I know you asked for macfly's opinion, I'd just like to comment on this. I think medium format cameras will always find their audience, and as the sensors become better and cheaper, even more so than today! The number of pixels is not everything, cramming 50 mp into FF will not make it MF equivalent. The MF main advantage is not in their number of pixels, but in their larger sensor areas that are easier to produce excellent lenses for. I envision that in a not too distant future the sensor will be an insignificant cost of a camera, while lens prices will dominate the budget. In such a situation it is much cheaper to produce a MF camera with lens than a FF camera with lens that produces an equivalent quality picture. Today that's not the case, as MF sensors are very pricey. It's the same reason you need a really outstanding lens to produce as nice images on an APS-C as a mediocre lens is able on a FF, only amplified in the MF case.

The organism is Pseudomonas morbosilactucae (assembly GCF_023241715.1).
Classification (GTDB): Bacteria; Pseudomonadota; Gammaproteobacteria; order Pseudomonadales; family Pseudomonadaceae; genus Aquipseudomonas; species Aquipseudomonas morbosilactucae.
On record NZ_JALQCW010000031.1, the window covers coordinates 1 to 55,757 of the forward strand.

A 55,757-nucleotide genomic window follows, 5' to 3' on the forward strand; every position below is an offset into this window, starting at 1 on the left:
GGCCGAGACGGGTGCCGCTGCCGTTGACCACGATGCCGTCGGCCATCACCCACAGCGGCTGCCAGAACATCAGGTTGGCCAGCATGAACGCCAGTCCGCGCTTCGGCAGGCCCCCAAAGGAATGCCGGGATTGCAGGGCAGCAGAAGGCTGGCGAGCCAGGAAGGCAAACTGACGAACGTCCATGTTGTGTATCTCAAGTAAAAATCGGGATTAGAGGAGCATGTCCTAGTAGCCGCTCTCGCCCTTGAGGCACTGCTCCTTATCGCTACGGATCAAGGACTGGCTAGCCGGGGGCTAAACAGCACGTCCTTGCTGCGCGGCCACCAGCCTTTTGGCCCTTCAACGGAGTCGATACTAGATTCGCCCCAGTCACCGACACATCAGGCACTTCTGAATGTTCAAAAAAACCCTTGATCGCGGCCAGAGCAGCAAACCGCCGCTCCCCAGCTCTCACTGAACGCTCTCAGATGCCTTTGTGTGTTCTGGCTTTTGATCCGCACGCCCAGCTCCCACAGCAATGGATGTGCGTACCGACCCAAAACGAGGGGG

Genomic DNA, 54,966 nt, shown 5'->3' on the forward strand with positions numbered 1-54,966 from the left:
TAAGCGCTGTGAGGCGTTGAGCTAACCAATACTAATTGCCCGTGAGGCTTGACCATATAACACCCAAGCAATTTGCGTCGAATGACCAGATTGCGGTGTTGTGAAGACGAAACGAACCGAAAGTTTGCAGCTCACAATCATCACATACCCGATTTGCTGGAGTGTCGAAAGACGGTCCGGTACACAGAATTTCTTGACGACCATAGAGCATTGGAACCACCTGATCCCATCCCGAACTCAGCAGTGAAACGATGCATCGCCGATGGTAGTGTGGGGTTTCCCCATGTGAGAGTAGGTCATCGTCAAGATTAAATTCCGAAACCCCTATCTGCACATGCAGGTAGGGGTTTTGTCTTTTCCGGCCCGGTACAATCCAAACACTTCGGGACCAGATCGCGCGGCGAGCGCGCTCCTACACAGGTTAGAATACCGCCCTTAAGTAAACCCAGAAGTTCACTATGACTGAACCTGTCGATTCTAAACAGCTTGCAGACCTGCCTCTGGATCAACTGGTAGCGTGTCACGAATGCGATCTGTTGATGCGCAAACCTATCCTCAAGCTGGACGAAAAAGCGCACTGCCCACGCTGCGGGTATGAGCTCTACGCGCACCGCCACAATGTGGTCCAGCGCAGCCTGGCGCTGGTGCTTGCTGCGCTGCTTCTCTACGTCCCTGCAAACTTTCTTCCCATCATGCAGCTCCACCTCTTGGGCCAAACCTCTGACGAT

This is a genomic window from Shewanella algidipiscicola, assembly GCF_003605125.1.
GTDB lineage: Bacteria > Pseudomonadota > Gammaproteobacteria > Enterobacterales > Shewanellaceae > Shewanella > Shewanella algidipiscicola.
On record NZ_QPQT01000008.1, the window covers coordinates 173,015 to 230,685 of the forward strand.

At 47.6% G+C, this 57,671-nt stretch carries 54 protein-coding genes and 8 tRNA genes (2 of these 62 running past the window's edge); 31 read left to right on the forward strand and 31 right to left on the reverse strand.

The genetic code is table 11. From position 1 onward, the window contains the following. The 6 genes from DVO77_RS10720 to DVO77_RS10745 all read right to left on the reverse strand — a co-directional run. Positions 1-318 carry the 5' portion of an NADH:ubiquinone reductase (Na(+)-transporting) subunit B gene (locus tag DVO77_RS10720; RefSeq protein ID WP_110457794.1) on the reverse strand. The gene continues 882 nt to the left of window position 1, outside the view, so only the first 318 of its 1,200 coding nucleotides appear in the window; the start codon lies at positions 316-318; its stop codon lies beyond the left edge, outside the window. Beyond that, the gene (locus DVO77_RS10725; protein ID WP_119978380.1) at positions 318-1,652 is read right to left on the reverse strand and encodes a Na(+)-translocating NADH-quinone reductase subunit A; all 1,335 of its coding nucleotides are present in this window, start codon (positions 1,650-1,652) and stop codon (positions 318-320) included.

EOS Bodies / Re: The 60D Needs AF Microadjustment
« on: December 15, 2010, 02:25:33 PM »
Ok, so I have a few questions for neuroanatomist:

1) You now have a 5D2 in addition to your 7D. Have you retested your lenses with you new body? Do you find a constant offset from your adjustments for 7D? In principle I think you should be able to, and that would mean it would be sufficient to only measure one lens, say a sensitive one like your 85/1.2L, and then apply the difference between the MA for that lens and 7D and MA for 5D2 to all other lenses to have the calibration to 5D2 without having to remeasure all lenses. I don't know if this works in practice, however, as it assumes the MA scale is linear which it may not be (I don't know). It would therefore be interesting to read your experience!